Santa Monica Lookout
|Santa Monica’s Bergamot Project Transit Village Can Go to a Vote, County Officials Say||
When one lives in a city as breathtakingly beautiful and unique as Santa Monica, inevitably that city will be shared with visitors.
By Jason Islas
April 21, 2014 -- The fate of Santa Monica’s controversial Bergamot Transit Village project -- approved by the City Council in February -- can now be put to the voters, according to County officials.
The County Registrar’s office confirmed Friday that opponents of the 765,000 square-foot mixed-use development planned for the abandoned Papermate factory site in Santa Monica’s old industrial corridor had collected enough signatures to put the project before voters in November.
Of the 13,500 signatures collected by opponents of the project over the course of 30 days in February and March, County officials verified that at least 6,643 -- about 100 more than was necessary to qualify the referendum for the November ballot -- were unique signatures belonging to registered Santa Monica voters.
“If not for the passion and hard work from all of our volunteers, we could not have stopped the development machine from changing our City for the worse,” said Armen Melkonians, the former City Council candidate who spearheaded the referendum drive.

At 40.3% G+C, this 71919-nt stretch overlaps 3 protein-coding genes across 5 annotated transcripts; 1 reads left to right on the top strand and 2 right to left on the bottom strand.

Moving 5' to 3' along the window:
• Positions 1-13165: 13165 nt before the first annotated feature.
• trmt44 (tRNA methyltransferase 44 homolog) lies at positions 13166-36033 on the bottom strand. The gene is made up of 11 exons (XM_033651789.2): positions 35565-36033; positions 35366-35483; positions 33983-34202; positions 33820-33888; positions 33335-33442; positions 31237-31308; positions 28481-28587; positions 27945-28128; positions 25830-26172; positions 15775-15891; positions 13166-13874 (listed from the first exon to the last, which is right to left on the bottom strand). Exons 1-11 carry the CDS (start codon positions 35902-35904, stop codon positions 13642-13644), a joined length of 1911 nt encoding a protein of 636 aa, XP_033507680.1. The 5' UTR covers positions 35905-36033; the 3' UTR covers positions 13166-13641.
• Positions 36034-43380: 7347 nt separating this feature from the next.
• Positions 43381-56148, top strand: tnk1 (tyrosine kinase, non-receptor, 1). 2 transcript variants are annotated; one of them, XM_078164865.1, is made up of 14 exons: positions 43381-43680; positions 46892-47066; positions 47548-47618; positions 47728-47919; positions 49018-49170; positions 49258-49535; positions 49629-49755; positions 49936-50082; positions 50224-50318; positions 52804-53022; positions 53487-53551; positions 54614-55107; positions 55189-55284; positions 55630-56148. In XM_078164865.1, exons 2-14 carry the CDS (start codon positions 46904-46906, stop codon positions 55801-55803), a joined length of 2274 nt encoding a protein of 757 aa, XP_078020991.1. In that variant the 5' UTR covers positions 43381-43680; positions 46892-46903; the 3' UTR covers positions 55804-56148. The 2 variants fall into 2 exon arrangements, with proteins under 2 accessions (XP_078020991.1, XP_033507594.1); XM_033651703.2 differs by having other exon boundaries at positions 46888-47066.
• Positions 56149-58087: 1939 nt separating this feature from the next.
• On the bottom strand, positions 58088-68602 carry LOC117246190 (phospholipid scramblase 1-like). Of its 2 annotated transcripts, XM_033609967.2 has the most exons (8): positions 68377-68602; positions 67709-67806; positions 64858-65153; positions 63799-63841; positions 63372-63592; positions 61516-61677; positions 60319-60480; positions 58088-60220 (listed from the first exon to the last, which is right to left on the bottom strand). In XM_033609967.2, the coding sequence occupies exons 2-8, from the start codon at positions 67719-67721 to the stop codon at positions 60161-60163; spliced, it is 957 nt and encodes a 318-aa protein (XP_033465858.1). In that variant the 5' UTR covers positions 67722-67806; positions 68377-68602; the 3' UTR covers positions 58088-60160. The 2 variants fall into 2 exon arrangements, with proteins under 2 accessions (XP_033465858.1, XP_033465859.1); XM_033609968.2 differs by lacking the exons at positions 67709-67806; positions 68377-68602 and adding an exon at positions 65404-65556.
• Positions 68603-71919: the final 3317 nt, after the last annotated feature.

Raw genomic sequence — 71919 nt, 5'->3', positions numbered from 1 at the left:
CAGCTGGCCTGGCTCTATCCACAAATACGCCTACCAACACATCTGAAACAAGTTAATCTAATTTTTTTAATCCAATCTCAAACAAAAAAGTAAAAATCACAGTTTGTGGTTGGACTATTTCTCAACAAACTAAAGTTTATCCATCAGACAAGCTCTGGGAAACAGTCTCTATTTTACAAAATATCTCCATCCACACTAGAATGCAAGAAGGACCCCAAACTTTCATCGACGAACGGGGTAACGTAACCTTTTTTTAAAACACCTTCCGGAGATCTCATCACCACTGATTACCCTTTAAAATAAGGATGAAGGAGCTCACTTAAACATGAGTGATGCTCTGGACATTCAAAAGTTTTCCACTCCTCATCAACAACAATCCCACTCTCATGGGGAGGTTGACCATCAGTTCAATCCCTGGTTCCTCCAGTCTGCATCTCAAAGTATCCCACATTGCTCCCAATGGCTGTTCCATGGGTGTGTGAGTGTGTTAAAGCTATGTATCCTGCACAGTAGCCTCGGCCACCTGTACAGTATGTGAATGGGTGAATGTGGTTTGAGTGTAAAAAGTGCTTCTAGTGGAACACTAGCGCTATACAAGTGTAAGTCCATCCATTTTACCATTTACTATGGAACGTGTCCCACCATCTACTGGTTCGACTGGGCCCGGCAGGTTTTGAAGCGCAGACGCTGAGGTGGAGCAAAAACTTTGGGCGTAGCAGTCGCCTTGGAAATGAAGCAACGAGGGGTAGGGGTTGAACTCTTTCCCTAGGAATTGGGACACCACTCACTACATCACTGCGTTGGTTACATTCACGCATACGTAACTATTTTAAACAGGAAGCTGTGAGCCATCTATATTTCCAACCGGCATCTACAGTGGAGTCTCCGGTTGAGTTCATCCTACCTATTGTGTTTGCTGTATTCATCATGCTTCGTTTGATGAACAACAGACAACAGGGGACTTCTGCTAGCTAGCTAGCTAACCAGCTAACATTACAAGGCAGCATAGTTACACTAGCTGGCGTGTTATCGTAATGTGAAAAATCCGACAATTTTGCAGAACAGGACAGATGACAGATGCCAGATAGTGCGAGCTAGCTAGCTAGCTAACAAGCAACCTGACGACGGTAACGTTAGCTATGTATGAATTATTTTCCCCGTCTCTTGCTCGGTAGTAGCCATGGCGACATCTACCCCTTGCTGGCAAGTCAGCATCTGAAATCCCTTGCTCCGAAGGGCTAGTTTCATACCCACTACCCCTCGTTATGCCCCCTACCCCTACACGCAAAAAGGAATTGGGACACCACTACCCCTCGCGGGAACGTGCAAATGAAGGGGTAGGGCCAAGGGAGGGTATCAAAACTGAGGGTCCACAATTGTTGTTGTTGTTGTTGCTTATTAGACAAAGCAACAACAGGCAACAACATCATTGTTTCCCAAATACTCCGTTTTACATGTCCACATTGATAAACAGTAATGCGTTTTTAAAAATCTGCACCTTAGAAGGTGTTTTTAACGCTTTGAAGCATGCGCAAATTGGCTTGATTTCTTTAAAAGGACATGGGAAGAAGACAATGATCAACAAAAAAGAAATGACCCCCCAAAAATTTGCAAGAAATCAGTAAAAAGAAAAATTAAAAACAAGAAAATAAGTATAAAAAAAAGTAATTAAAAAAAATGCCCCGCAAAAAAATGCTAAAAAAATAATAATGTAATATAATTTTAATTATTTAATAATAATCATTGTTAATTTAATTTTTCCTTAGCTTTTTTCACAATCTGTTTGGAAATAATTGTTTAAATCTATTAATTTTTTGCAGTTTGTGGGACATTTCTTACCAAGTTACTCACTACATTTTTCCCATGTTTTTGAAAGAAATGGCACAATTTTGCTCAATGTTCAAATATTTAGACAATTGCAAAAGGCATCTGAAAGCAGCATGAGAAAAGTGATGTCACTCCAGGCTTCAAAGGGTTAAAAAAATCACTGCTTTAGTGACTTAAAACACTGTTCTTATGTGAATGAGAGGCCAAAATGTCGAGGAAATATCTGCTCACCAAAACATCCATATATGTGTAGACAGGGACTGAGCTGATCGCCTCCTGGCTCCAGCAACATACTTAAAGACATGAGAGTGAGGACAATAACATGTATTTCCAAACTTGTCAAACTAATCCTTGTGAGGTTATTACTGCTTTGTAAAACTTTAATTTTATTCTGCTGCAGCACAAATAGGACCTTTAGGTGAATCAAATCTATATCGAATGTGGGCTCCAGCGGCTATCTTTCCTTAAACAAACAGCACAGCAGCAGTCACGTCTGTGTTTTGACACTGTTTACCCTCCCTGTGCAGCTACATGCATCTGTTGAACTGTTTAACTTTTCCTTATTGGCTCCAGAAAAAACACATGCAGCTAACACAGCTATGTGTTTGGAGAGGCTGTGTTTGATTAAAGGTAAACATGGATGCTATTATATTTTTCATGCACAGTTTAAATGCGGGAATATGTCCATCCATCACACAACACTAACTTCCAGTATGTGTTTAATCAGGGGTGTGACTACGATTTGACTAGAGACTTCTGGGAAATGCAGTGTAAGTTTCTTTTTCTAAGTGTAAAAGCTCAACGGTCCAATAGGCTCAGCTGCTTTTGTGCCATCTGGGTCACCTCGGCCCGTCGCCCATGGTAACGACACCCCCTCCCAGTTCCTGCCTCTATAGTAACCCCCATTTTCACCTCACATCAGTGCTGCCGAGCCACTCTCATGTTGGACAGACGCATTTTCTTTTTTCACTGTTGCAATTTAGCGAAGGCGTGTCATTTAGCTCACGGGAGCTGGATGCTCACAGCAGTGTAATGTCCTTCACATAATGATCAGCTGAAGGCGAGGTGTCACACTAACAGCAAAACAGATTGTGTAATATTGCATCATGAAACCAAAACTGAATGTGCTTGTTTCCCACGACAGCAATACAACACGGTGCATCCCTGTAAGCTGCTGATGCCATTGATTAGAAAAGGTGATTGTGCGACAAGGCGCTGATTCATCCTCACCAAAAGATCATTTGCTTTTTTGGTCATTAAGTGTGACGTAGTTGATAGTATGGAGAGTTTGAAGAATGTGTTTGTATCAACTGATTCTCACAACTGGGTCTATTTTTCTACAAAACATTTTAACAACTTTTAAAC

The City Council will be presented with the County’s certification of the referendum at its Tuesday meeting, at which point will direct staff to agendize a vote during a future meeting on one of three options: The Council can either overturn the ordinance, call a special election for the referendum or place the matter on the November ballot.
Melkonians and his allies -- Santa Monicans for Renters’ Rights, Santa Monica Coalition for a Livable City and others -- submitted their petition along with the 13,500 signatures they had gotten to the Santa Monica City Clerk’s office on March 11. (“Santa Monica Referendum Gathers More than 13,000 Signatures,” March 12, 2014)
The City Clerk then passed the petition on to the County, which had 30 business days to verify if the requisite number of signatures -- 10 percent of registered Santa Monica voters -- had been gathered to qualify the referendum for the ballot.
While Melkonians maintains that the lion’s share of the work gathering signatures was done by volunteers, the group supplemented its efforts with paid signature gatherers, according to financial disclosure forms.
The forms also show that the group’s single largest donor was the Huntley Hotel, which has been a vigorous opponent of plans by its neighbor, the Miramar Hotel, to redevelop its property.
“I am so proud of our Residocracy volunteers for their true love of Santa Monica and for all of their hard work and accomplishments,” said Melkonians.
Together as a Community Network of Residents, we will ultimately win the war on over-development that has been raged on us by our majority pro-development city council,” he said. “I am confident that our Community Network of Residents will soon take our city back.”
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